Opponents of Globalisation often adhere to a patriotic and nationalist view of society, opposing extensive immigration into their country, and either a “Westernisation” or “Islamisation” of their country. While Australian nationalists may condemn an decrease in “Western” culture and values in their country, nationalists in Malaysia or Indonesia may decry an increase in Western values and culture.
Various nations in the Asia Pacific Region have reacted to the threat to national identity by Globalisation in different ways.
Australia’s response has been to accept Globalisation and free trade eagerly in public policy. Prime Minister Rudd sought to strengthen economic and political ties with Asia, particularly with China while he was in office. This goal is being carried on by Prime Minister Julia Gillard, as evidenced by her recent statements at the G20 summit urging world leaders to embrace free trade and reject protectionism.
At a grassroots level of society, however, Australians have traditionally been wary of multiculturalism and Globalisation. In a 2003 survey, the Australian population was seen as being divided in response to questions such as “Should Australia increase economic ties with Asia” and “Should Australia increase cultural and political ties with Asia”. The final conclusion by the authors of the survey was “…Australians are comparatively ‘closed’ to globalisation on key subjective and objective measures, and Australian attitudes to global engagement are shaped by respondents economic security and views about the effect an open economy on jobs…Overall we find that many Australians are wary of greater economic, political, and cultural engagement.”
China, on the other hand, while being the economic superpower of the Asia Pacific region, has openly stated that the first national priority is to protect national interests, economic, cultural, and political. China is determined to maintain these, even at the expense of armed conflict.
Case Study: ASX and the National Interest
The previous merger bid between ASX Limited (ASX) and Singapore Exchange Limited (SGX) is a perfect example of the challenges faced by globalisation and the benefits which can be experienced from it.
In October 2010, the ASX and the SGX announced a proposed $8.4 billion merger to create the premier international exchange in Asia Pacific to “enable customers globally to capitalise on listing, trading, clearing and settlement opportunities created through the expanded platforms, leveraging on the importance of Asia Pacific as the driver of global growth”.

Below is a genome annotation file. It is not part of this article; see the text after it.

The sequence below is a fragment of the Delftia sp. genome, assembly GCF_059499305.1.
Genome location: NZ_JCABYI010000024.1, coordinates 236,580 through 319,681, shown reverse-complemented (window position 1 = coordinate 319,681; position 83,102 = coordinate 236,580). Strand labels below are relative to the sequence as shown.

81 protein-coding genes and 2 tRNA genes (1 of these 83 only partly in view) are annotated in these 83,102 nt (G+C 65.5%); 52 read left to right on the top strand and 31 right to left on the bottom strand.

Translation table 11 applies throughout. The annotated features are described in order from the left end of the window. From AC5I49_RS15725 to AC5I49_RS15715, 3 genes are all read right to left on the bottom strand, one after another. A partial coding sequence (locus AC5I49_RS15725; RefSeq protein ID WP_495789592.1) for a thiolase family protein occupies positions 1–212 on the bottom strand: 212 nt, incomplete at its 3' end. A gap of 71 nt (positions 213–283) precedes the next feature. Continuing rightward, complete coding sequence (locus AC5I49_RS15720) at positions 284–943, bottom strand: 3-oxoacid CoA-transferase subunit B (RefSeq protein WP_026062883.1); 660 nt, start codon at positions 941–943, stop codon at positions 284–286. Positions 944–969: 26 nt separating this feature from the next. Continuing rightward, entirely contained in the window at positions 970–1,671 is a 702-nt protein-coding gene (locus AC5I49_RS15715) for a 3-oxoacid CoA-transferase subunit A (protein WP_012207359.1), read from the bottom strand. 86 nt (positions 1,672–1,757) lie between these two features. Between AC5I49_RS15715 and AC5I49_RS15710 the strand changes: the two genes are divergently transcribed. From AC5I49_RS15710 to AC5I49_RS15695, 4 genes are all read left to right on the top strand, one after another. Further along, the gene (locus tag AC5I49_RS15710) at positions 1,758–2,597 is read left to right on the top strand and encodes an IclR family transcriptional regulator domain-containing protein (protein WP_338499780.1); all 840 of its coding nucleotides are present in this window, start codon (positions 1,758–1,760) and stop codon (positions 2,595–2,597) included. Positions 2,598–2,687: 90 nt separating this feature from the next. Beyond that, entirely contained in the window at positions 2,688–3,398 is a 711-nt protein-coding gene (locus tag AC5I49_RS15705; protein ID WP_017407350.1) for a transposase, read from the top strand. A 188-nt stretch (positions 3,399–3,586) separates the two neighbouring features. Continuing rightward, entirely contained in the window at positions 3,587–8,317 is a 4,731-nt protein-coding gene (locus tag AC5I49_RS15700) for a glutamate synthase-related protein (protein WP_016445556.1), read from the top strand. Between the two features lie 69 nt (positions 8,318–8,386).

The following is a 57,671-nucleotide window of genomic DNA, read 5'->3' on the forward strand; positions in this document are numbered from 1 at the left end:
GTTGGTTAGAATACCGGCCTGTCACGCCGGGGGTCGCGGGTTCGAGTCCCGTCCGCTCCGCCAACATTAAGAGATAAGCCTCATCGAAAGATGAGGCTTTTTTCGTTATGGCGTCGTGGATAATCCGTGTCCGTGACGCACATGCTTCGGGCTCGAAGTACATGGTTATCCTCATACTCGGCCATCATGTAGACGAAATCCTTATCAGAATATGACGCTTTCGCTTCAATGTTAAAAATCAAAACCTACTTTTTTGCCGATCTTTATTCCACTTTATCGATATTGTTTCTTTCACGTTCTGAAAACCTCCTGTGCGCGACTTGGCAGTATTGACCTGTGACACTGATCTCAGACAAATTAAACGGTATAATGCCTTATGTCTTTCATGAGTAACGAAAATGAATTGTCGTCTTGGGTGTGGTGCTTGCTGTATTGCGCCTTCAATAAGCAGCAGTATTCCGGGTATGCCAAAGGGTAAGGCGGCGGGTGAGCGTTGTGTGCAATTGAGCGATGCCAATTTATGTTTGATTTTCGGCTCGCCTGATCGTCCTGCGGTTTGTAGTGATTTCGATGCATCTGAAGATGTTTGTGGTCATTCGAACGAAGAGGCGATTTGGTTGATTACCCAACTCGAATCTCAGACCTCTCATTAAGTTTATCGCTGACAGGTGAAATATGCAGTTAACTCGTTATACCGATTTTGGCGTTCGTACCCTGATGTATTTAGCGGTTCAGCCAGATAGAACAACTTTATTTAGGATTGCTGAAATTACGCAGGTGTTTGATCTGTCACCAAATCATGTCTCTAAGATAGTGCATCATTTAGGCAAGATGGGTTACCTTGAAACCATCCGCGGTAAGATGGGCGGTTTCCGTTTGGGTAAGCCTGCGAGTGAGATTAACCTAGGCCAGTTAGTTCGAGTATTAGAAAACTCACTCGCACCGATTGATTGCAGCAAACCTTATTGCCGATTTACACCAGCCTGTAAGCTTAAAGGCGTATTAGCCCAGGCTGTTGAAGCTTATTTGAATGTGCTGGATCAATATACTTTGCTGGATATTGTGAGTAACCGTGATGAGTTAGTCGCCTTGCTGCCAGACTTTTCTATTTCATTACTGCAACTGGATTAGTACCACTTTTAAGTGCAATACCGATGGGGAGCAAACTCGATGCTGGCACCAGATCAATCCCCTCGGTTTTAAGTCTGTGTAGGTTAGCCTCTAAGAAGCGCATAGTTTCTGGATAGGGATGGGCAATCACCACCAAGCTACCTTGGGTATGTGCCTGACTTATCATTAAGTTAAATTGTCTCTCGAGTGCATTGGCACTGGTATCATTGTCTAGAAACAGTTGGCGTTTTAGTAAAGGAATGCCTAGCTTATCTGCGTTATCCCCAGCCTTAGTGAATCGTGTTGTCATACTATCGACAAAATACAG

The proposed merger would provide customers to access over 2,700 listed companies, including over 200 Chinese listings. In addition, the merger would create the world’s second largest base on institutional investors and the second largest cluster of resource companies.
The ASX enthusiastically identified a number of benefits to Australia’s national interest from this merger.
The first benefit of the merger is the establishment of Australia as a leading financial services hub in the Asia Pacific. Many Asian countries are seen as being eager for foreign investment opportunities, and Australia could be seen as an attractive destination if it invested in the necessary infrastructure and groundwork to be an attractive investment destination. An increased recognition of Australia’s role in the region would assure investors that Australia was determined and interested in integrating local and Asian financial markets. The report stated that “For Australia to have any chance of becoming a regional financial services hub, we must first demonstrate commitment to the region and a genuine willingness to engage”.
An enhanced role for Australia in the Asia Pacific financial markets would also improve the quality and numbers of financial services professionals in Australia’s capital cities. Rather than attracting talent from Australia, the merger would facilitate skilled professionals to build careers in Australia.
Finally, the merger would reduce the cost of attracting foreign capital. Traditionally, the Australian economy has operated at a significant and increasing current account deficit, indicating a heavy reliance on foreign investment rather than domestic savings. Australia’s largest exports, resources, agriculture, and education, are dependant on Asia, particularly China and India. This dependence is expected to rise in the future.
The merger between ASX and SGX was seen as increasing the potential pool of foreign capital which Australia requires in order to remain an economic power.
Based on the above reasons, proponents of Globalisation see the proposed merger as a win-win situation for all involved.